The case was deductively analyzed using the literature on research capacity development as the point of departure. The Cooke’s integrated framework for research capacity building in healthcare was used to evaluate the development that took place.


The findings of the analysis are described and discussed according to the eight dimensions of the Cooke’s integrated framework indicating that this novice program fulfilled all the dimensions of the framework, namely skills and confidence; research applicability; linkages, partnerships and collaborations; dissemination and knowledge translation; continuity and sustainability; infrastructure; leadership; and empowerment.


The success of the program lies in the skills and confidence gained by the participants and the contribution they could make to address and resolve their education practice problems. In this process, they developed strong partnerships through sharing responsibilities in the execution of the project. Under the leadership of the program leaders, their work delivered results that could be implemented in their workplaces and were shared at conferences and in publications. Continuity and sustainability of the program remain a challenge and was partially promoted by using the premises of the professional organization or university participating in the project, devolving the program to chapter level and partnership with universities.

It could be argued that a Hawthorne effect is possible due to the small number of participants and the researchers reviewing their own program. The authors also recognize that the participants are so grateful for the opportunity to participate in the program that it could affect their views making them extremely positive in their reviews of the program. This was overcome through using different units of analysis, keeping the reflections anonymous and using a framework for analysis of data.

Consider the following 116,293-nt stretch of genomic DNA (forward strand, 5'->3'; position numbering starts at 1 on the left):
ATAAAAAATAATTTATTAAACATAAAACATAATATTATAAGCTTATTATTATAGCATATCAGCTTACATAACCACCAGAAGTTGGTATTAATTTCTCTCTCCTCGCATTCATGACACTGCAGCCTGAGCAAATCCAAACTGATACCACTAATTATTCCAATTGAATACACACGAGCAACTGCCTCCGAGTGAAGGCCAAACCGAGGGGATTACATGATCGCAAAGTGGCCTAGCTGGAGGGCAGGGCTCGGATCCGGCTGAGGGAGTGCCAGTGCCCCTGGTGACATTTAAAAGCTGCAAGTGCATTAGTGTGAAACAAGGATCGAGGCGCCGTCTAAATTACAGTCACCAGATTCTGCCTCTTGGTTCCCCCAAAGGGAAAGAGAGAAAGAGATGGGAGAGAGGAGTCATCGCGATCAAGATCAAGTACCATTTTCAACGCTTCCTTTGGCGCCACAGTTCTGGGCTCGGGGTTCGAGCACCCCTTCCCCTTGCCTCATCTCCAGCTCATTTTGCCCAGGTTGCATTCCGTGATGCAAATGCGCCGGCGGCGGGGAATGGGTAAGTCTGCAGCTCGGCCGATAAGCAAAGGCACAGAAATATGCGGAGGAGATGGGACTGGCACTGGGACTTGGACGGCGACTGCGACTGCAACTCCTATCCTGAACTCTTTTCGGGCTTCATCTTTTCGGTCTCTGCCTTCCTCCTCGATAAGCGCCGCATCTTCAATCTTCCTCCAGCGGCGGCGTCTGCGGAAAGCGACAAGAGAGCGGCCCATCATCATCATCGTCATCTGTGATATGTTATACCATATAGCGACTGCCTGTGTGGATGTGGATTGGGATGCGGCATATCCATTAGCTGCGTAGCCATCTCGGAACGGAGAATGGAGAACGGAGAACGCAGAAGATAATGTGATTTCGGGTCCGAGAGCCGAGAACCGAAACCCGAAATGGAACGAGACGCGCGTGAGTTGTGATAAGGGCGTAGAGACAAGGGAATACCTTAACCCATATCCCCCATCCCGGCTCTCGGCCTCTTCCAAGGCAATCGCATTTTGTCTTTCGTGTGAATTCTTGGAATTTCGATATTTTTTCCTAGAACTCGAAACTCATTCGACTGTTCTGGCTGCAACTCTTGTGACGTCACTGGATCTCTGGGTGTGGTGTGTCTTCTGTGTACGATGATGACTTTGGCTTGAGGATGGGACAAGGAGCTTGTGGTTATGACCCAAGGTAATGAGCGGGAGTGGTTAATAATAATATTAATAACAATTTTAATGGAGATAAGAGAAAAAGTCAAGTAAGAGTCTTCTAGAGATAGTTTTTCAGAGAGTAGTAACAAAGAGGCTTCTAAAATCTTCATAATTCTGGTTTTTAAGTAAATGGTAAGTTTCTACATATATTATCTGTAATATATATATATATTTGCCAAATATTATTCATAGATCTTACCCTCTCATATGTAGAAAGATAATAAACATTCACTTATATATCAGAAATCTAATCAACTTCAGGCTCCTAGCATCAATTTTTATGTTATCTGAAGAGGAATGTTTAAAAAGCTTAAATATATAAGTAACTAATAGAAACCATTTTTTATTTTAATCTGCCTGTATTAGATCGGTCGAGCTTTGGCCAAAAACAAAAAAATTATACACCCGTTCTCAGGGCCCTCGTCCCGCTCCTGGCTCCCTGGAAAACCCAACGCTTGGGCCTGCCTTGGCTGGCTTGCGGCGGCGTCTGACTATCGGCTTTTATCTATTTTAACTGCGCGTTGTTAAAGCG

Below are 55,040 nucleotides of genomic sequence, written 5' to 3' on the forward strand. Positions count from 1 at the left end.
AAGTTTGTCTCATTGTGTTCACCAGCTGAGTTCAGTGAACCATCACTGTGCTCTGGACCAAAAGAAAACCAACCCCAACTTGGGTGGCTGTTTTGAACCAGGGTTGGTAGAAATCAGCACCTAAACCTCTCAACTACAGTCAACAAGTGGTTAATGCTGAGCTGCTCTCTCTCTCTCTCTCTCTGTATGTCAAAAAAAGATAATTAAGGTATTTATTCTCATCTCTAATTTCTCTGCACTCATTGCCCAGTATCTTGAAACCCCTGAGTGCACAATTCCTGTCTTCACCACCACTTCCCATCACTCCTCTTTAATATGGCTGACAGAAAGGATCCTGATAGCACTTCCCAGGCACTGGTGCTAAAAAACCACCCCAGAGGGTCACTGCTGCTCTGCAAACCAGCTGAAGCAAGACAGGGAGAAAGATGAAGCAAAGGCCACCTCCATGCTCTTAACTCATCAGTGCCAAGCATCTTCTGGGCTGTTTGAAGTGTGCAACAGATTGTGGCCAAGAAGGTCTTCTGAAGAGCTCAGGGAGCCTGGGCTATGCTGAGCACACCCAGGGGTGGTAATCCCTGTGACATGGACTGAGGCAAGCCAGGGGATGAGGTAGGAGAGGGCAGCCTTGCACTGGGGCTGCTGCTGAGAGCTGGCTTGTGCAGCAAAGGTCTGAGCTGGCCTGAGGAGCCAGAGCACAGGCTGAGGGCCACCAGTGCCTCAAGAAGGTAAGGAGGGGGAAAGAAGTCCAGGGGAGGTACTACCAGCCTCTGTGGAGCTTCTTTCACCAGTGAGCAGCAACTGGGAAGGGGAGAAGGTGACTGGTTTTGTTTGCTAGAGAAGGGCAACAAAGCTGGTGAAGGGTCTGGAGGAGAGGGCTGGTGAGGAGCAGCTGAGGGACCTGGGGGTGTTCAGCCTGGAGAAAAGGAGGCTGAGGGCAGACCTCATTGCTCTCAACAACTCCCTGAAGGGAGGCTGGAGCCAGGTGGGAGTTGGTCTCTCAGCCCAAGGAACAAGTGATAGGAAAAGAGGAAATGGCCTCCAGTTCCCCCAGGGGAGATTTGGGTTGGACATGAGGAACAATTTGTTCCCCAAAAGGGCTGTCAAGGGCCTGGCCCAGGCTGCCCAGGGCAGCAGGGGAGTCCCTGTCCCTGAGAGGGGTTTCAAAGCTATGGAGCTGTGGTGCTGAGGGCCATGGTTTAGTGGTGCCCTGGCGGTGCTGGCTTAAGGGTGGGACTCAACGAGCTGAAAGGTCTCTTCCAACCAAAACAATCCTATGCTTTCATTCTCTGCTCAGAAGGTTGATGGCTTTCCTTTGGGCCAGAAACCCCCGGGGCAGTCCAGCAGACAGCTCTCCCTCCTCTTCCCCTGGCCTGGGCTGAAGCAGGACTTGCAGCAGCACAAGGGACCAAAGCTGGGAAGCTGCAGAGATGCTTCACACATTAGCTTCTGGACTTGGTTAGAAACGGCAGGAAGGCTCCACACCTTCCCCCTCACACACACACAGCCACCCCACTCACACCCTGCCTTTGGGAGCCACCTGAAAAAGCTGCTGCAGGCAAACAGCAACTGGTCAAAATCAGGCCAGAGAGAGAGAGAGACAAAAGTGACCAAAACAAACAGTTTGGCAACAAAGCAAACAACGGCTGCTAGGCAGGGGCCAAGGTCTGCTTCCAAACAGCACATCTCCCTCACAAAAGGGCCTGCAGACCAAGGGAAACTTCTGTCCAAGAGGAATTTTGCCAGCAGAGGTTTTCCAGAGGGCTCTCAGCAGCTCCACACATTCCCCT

Selection and recruitment should be given careful attention. The confidence of the participants and cohesion of the group improves with interaction, therefore an ice breaker/introductory workshop could assist in getting to know each other and identifying where power differentials lie. Institutions where the research is conducted should be supported through knowledge translation to implement the recommendations of the completed projects. Involvement of more universities would assist sustainability and could serve as preparation for postgraduate studies as well as providing library access for program participants.

 Sustainability is further promoted through mentorship of the presenters of the project and fundraising initiatives. Dependent on funding, the program would ideally have a dedicated person to drive this program.